Egypt has made a fresh appeal to the United Nations Security Council in its protracted dispute over Ethiopia’s massive dam project over a Nile River tributary.
Authorities in Egypt alleged that Ethiopia has ruined efforts to reach a lasting legal agreement on issues related to the Grand Ethiopian Renaissance Dam that would guarantee the interests of all nations involved.
Although the AU began sponsoring the stalled GERD negotiations between Egypt, Sudan and Ethiopia in July 2020, the talks in April this year mediated by the African Union were deadlocked. The Egyptian state-run Middle East News Agency says foreign ministers from Arab countries will discuss the dam in an “emergency” meeting in Qatar’s capital, Doha, on Tuesday.
In 2020, Egyptian Foreign Minister Sameh Shoukry also raised concerns about the GERD project with UN Secretary-General Antonio Guterres. U.S. officials during the Trump administration, including then-Treasury Secretary Steven Mnuchin, attempted to facilitate negotiations.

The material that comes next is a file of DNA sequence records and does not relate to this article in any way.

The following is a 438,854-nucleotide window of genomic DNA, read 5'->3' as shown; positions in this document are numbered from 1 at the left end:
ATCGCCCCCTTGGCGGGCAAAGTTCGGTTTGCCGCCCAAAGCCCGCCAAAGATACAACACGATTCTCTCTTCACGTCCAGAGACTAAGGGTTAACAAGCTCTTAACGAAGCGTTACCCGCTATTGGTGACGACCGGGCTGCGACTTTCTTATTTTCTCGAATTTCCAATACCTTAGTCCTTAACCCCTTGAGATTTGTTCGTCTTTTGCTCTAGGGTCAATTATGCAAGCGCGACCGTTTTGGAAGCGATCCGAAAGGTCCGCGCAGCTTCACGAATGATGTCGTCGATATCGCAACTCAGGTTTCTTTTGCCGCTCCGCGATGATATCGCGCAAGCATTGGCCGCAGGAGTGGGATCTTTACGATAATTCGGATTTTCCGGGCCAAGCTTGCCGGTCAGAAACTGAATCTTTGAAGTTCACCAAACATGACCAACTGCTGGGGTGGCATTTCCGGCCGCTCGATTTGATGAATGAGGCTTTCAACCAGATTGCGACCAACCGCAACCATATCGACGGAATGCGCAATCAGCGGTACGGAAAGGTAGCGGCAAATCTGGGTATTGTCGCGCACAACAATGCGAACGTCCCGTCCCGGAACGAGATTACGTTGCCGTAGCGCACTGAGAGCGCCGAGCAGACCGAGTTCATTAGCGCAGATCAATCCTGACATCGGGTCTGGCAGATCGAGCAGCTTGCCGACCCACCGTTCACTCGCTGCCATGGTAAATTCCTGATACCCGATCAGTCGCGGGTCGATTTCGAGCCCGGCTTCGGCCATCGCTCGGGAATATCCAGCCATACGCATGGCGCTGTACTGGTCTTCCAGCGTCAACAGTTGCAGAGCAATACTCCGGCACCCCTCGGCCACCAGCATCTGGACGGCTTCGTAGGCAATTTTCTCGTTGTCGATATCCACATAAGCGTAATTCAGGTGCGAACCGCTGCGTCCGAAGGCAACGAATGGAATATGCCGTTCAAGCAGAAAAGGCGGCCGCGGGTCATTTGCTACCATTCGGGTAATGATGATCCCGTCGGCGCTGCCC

Ethiopia executed the first phase of filling the dam’s reservoir last year. Downstream Egypt and Sudan, which fear potential disruptions to their water supplies especially in times of drought, object to Ethiopia’s decision to resume pooling in the upcoming rainy season without a deal on filling and operating the facility.
GERD, designed to boost Ethiopia’s electricity generation, is on the Blue Nile about 45 kilometers from the Sudanese border. The river, which originates in Ethiopia, joins with the White Nile near Khartoum, Sudan, with the Nile flows northwards through Egypt to the Mediterranean.